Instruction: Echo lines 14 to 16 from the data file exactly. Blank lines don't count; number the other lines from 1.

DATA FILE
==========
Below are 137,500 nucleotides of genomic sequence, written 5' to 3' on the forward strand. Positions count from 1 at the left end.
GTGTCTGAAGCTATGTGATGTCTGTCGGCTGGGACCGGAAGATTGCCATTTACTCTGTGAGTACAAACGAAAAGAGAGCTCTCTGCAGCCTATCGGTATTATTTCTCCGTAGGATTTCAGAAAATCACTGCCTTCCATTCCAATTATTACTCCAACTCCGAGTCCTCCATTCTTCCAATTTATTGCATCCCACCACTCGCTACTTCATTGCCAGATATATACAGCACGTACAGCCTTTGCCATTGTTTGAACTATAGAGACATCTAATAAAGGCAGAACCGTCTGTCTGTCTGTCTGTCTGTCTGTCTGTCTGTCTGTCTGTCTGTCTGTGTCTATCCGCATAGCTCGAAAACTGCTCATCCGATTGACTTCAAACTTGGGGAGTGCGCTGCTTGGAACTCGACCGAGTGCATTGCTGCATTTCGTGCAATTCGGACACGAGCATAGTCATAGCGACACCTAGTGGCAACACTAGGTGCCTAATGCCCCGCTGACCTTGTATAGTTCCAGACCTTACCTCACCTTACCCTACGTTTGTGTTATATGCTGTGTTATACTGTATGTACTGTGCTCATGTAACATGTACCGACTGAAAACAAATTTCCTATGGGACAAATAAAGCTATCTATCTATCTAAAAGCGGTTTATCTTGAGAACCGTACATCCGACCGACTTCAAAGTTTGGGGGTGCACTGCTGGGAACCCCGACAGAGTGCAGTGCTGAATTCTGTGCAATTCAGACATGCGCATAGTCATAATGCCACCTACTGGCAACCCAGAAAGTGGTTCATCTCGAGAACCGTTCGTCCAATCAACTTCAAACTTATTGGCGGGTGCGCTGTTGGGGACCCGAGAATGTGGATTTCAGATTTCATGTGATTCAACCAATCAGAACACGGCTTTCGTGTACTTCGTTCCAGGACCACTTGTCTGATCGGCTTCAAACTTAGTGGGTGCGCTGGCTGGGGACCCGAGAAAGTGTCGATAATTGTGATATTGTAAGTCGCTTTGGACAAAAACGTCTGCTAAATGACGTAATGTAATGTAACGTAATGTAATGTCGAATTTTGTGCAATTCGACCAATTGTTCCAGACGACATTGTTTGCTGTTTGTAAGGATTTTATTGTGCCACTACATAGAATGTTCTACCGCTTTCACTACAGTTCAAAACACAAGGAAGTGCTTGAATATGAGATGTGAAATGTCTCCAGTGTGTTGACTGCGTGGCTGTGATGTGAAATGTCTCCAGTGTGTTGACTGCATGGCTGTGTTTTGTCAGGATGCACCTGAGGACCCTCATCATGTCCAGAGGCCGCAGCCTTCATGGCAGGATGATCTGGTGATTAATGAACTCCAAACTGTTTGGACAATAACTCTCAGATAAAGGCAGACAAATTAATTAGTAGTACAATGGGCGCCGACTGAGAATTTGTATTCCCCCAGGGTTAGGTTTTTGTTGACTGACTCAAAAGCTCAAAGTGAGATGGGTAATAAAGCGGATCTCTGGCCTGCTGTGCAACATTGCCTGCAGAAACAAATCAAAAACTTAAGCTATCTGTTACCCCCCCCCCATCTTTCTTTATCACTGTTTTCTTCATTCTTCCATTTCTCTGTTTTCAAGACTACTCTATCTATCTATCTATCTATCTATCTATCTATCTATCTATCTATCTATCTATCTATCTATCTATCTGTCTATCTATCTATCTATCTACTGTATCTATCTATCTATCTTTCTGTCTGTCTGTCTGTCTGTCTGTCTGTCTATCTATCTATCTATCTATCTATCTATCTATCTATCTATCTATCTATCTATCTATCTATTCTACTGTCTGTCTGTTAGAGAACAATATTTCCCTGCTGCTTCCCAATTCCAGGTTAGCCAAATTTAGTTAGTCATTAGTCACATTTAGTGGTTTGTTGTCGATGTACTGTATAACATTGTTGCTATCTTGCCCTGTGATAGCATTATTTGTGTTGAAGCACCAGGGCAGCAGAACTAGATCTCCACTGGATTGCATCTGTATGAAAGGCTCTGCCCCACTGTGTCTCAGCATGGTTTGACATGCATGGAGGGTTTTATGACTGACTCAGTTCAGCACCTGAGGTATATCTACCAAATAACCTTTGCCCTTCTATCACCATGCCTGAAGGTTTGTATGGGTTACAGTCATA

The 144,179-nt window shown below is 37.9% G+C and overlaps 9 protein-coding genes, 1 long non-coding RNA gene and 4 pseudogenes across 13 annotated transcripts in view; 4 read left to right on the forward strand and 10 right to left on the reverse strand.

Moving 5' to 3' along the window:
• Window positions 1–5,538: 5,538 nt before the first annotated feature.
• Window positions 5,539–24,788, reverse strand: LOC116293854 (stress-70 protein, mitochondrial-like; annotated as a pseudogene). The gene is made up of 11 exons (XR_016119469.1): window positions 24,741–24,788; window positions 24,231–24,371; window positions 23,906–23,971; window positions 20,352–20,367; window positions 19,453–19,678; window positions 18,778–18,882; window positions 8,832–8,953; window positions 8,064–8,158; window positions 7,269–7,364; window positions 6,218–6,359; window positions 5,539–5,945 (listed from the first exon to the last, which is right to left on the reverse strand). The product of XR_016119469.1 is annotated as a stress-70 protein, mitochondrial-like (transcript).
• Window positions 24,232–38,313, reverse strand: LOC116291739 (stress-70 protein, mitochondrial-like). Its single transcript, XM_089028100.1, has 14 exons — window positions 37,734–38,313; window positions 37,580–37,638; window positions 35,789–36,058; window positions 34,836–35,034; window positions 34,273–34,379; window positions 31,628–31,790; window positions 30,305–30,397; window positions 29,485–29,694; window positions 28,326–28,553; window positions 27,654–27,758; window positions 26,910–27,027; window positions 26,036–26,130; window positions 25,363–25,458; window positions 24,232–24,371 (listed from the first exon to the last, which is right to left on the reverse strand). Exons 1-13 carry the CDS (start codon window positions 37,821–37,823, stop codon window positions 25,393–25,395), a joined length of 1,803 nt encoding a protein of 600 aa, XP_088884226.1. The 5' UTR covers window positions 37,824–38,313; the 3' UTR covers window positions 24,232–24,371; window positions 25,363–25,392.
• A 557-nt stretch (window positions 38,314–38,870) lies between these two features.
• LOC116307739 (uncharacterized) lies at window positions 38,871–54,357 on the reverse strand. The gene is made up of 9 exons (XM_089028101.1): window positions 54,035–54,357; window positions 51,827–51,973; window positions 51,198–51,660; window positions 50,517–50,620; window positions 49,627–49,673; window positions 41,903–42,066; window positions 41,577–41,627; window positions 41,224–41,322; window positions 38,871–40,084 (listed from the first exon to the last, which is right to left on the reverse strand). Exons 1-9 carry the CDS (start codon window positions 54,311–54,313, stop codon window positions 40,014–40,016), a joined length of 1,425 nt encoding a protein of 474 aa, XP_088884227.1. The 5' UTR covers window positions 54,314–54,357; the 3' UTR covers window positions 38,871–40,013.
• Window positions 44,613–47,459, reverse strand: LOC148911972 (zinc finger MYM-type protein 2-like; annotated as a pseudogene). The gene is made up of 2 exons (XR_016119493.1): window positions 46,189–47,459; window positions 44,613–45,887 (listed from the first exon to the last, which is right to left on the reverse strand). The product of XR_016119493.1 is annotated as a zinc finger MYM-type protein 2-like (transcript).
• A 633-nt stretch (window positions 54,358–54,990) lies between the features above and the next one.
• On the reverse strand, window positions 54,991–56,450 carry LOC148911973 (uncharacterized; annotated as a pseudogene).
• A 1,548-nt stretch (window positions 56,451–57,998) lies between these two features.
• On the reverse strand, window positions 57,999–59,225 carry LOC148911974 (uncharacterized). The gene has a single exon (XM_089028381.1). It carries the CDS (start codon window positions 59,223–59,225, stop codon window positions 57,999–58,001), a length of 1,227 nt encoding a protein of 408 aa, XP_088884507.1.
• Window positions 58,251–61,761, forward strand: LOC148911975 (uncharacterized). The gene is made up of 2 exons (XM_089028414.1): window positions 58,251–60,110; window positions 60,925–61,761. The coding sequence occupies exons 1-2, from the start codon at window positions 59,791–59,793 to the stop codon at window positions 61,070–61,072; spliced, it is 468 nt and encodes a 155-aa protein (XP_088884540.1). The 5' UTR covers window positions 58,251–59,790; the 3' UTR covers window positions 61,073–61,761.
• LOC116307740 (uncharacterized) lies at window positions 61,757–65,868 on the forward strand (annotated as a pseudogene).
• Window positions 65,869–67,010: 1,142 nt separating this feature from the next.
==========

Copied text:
• On the reverse strand, window positions 57,999–59,225 carry LOC148911974 (uncharacterized). The gene has a single exon (XM_089028381.1). It carries the CDS (start codon window positions 59,223–59,225, stop codon window positions 57,999–58,001), a length of 1,227 nt encoding a protein of 408 aa, XP_088884507.1.
• Window positions 58,251–61,761, forward strand: LOC148911975 (uncharacterized). The gene is made up of 2 exons (XM_089028414.1): window positions 58,251–60,110; window positions 60,925–61,761. The coding sequence occupies exons 1-2, from the start codon at window positions 59,791–59,793 to the stop codon at window positions 61,070–61,072; spliced, it is 468 nt and encodes a 155-aa protein (XP_088884540.1). The 5' UTR covers window positions 58,251–59,790; the 3' UTR covers window positions 61,073–61,761.
• LOC116307740 (uncharacterized) lies at window positions 61,757–65,868 on the forward strand (annotated as a pseudogene).